A case was decided yesterday showing the importance of making sure our affairs are in order be the time we die.
In a case reported yesterday Mr Martin had separated from his wife and moved in with his partner Mrs Williams. They bought a house together as Tenants in Common. As a result, 18 years later when Mr Martin died, his share of the house passed to his wife as he had not written a will.
The Judge held that although there is no such thing as common law husband and wife, it was clear that Mr Martin was in a committed relationship with Mrs Williams and that as a result she should retain the house absolutely. The judge emphasised the need for cohabitation agreements and a rethink on the law relating to cohabitation, which is currently complex.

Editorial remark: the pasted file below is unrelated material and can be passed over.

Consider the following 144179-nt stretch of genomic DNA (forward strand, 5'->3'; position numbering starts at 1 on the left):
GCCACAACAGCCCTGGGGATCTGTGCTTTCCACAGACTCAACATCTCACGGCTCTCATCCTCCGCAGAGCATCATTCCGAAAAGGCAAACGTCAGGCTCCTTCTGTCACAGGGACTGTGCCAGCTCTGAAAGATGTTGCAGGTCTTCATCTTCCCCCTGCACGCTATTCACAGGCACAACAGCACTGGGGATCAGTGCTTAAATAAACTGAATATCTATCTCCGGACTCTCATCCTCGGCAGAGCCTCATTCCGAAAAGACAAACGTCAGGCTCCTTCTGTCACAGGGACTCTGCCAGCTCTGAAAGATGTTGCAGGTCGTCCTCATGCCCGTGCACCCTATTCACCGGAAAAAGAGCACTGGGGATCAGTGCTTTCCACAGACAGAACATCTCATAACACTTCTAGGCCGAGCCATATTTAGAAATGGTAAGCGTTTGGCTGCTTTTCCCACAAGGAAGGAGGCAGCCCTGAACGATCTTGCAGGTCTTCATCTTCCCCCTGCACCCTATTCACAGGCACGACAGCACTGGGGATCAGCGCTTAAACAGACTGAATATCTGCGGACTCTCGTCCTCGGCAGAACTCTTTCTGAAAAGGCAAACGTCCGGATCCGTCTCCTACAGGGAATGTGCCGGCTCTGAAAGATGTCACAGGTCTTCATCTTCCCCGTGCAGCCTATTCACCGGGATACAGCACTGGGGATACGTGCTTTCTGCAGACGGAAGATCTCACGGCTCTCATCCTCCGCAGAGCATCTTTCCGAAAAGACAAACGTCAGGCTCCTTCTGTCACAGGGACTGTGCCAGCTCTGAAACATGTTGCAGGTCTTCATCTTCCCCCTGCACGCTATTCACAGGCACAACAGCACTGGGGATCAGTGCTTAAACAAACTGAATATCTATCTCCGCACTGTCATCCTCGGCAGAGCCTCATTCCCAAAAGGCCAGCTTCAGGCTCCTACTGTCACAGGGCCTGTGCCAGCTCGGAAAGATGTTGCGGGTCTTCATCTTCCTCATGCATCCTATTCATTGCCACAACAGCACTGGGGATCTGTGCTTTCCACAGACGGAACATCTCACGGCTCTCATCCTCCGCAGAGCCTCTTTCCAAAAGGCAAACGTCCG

This case is a stark reminder of the need to divorce when a marriage ends to dismiss claims an ex-spouse may have against your assets (and income), as well as the clear benefits of writing a will and thinking carefully about how property owners are legally registered, which could have saved this case coming to court.
The judge said Mrs Martin's case was that "she and the deceased, in substance, remained in a committed relationship as husband and wife and that the deceased was in effect maintaining two separate households